game; Wade was chosen as
the player to grace the cover.
From there, he'll hit Chicago
for a major signing event
with Hollywood Collectibles,
another of his side employers
a rapidly growing group,
even though Wade turns
down many offers.
He's recently been on
"Live with Regis and Kelly."
David Letterman's people
have called. People magazine
listed him as one of its "50
most beautiful people." His
'jersey ranks among the
NBA's top sellers. A movie
producer sent a script along,
wondering if Wade's ready to
start acting. There's talk of


Just two years ago Dwyane Wade was borrowing m
son's diapers. Now, after just two NBA seasons, \
of basketball's hottest commodities, with his lis
court deals growing all the time.


him starting a music produc-
tion company. And if time
allows, Wade will attend a
Paris fashion show as a
model, not a guest.
Oh, and he'll spend plenty
of hours this summer work-
ing on his game, too.
"I could say it's a dream
come true, but I kind of feel
sometimes like I have to
pinch myself," Wade says.
"Every day,
I'm happy
There's no
reason for me I
to be mad
about any-' it's a dr
thing. Every true bu
day, I'm e? ul
h a p p y feel so
because I get
an opportuni- like I I
ty to do every-
thing I always pinch
wanted to do
- and more."
Wade is not,
letting new-
found fame on hisi
and fortune
affect his
makeup. Some teammates


prefer fine dining; Wade
remains partial to burgers
and fries.
He hasn't forgotten the
truly hard times. His status
has changed, but his down-to-
earth ways have not.
"That has been the most
impressive thing about him,"
says his Chicago-based agent,
Henry Thomas. "He has han-
dled his rapid rise to stardom


C











n,
h


with tremendous
has remained
respectful and a
of the success h
blessed with."
Wade won't
specifics of his fir
with Sean John, o
say he could 1
much more m
another clothing,
turned down
b
fE

would say wC
c
am come p
I kind of Pi
netimes P
lave to w
fi
n
n
r : Wade a
newfound stardom.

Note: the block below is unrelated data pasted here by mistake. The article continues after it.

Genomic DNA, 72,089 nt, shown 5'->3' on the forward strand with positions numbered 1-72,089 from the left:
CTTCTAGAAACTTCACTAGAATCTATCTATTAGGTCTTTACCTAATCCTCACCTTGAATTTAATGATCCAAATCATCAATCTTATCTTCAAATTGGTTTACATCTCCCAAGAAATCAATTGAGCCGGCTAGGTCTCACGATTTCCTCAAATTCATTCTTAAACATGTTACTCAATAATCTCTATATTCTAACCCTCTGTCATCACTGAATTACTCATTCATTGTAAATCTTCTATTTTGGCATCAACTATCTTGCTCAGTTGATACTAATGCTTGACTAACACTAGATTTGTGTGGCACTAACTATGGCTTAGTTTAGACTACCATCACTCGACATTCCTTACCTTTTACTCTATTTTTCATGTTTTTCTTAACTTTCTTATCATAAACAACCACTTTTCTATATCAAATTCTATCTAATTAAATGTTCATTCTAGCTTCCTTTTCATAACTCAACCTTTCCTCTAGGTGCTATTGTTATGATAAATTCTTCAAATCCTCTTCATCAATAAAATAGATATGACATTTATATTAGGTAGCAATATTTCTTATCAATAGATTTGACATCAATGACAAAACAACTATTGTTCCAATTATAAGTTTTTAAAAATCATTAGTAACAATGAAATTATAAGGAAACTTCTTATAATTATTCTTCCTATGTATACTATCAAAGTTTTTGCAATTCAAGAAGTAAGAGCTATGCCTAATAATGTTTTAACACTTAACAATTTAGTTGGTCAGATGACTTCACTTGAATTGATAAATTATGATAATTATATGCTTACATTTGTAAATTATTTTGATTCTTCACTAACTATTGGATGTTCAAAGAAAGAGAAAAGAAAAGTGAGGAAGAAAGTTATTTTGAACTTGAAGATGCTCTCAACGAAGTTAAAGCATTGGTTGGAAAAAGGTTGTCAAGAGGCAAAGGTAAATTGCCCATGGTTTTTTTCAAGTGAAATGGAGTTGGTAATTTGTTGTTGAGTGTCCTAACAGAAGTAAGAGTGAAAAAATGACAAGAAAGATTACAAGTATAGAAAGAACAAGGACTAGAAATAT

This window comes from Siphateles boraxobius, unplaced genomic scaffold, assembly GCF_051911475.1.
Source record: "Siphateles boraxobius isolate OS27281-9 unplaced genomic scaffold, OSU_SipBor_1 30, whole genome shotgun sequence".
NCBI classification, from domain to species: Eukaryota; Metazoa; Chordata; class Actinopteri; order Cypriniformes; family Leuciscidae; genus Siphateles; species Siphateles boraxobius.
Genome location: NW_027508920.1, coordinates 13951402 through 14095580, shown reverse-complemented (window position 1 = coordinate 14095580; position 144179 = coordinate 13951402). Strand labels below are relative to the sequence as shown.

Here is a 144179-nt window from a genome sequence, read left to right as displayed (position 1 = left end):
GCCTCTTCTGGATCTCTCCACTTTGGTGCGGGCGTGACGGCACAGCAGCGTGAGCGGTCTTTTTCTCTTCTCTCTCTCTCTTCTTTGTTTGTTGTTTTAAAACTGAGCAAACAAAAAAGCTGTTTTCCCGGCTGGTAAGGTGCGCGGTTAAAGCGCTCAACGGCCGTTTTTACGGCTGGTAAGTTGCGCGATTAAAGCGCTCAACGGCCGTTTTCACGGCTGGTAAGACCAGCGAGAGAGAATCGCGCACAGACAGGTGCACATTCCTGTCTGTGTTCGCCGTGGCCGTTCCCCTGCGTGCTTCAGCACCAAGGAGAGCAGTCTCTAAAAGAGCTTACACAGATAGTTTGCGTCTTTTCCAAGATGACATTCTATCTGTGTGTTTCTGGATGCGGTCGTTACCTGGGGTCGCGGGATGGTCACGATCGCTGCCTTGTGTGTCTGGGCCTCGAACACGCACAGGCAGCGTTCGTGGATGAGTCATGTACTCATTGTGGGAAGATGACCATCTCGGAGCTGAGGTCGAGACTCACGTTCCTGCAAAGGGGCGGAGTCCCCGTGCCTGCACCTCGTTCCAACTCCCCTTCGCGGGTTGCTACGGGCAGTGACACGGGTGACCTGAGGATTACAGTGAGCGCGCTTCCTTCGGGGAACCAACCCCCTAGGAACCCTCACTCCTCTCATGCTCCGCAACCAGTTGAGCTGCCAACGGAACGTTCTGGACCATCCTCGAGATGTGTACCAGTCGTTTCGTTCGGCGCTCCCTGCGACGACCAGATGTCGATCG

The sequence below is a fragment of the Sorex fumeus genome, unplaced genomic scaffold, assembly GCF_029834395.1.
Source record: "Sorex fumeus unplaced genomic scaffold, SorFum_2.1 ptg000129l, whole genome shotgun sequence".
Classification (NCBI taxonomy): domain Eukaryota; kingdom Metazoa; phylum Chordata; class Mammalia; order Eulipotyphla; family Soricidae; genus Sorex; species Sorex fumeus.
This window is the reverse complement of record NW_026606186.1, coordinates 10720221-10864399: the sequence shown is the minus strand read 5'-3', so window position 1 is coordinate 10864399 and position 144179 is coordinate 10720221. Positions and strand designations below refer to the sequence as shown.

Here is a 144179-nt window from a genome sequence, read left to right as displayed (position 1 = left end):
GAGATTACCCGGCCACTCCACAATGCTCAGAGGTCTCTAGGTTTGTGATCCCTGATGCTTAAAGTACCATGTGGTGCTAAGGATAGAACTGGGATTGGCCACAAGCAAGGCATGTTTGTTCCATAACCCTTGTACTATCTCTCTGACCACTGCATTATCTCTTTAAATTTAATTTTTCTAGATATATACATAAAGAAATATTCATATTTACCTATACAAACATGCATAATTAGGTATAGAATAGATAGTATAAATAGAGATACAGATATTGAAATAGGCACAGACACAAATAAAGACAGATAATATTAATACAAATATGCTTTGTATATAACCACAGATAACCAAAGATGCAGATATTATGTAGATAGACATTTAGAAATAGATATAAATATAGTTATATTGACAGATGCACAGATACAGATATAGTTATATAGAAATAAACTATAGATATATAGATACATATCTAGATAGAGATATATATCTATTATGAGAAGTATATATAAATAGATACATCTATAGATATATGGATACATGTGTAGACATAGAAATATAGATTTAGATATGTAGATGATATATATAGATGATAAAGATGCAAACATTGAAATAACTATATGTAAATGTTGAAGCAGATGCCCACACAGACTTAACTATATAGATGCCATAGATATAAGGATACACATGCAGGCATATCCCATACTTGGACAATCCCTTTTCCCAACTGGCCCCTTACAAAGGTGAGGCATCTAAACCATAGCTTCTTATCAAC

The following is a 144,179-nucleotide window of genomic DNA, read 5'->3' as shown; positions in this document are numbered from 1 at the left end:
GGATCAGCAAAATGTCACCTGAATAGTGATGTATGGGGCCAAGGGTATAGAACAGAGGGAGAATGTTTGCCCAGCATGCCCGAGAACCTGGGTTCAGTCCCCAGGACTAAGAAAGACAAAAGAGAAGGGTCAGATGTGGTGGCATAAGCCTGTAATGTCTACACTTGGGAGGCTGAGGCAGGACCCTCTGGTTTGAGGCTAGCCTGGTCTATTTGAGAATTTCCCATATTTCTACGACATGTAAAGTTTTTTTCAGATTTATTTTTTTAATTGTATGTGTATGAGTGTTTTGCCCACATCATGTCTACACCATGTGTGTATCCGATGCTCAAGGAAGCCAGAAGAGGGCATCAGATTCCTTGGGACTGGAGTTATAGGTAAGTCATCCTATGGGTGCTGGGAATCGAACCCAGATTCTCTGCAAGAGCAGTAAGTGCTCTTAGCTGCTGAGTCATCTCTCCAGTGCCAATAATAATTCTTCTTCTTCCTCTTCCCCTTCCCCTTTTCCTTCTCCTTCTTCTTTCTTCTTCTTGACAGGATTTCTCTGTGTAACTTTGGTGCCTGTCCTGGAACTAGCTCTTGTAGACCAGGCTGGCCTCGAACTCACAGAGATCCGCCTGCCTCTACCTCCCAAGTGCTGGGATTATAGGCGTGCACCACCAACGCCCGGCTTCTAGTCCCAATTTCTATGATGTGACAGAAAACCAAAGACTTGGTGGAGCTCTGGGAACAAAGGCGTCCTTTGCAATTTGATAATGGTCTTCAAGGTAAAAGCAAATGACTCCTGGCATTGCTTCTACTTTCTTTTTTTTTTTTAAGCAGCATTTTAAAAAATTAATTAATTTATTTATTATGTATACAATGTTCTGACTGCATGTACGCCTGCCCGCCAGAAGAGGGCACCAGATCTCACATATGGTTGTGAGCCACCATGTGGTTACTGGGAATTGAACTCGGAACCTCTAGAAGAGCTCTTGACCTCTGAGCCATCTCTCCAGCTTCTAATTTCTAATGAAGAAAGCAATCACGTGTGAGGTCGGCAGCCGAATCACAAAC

n

Beach, and qui(
the modeling jo
wide-ranging c
that lasted about
Wade, a bit stur
opportunity,
called Combs and
"I learn a lot frt
like him," Wade s
something in
He's hands-on
thing he does bu
He's one of the m


ful businessmen ever Every
time I see him, I walk away
Stlit a feeling that I just
talked to an icon ... He's a Pat
R iley-type guy."
For his part, Riley, the
Heats peident, approves of
the %\av Wade has handled
his business decisions. In
their end-o'-season meeting,
Riley said he had a simple
message bor the All-Star:
"Keep it real "
"What that means to him is
that lie kiows where he came
from." Riley says. "He knows
how lie got here. He knows
w hy all these things are com-
ing at him because he's
worked and te's cared about
winning and about being a
competitor As long as he
keeps it real that way, he'll be
able to handle all the other
stuff."
Wade is comiing off his first
All-Star campaign.
Flourishing in his first year
alongside Shaquille O'Neal,
\Wade axeraced 24.1 points,
6.8 assists and 5.2 rebounds
thki past season for the Heat,
numbers that helped vault
himni to superstar status.
With that status comes
opportilinity, and with that
opportunity comes a need for
some sacrifice.
Wade \mill be away from his
.- wife, Siohvaughn, and 3-year-
s'e* P old son, Zaire, for long stretch-
Associated Press esthis summer, simplybecause
noney for his of all the continent crisscross-
Wade is one ing he'll do to take advantage of
t of off-the- his newfound celebrity.
"My wife understands the
reason I'm gone, to keep my
Class. He family financially stable so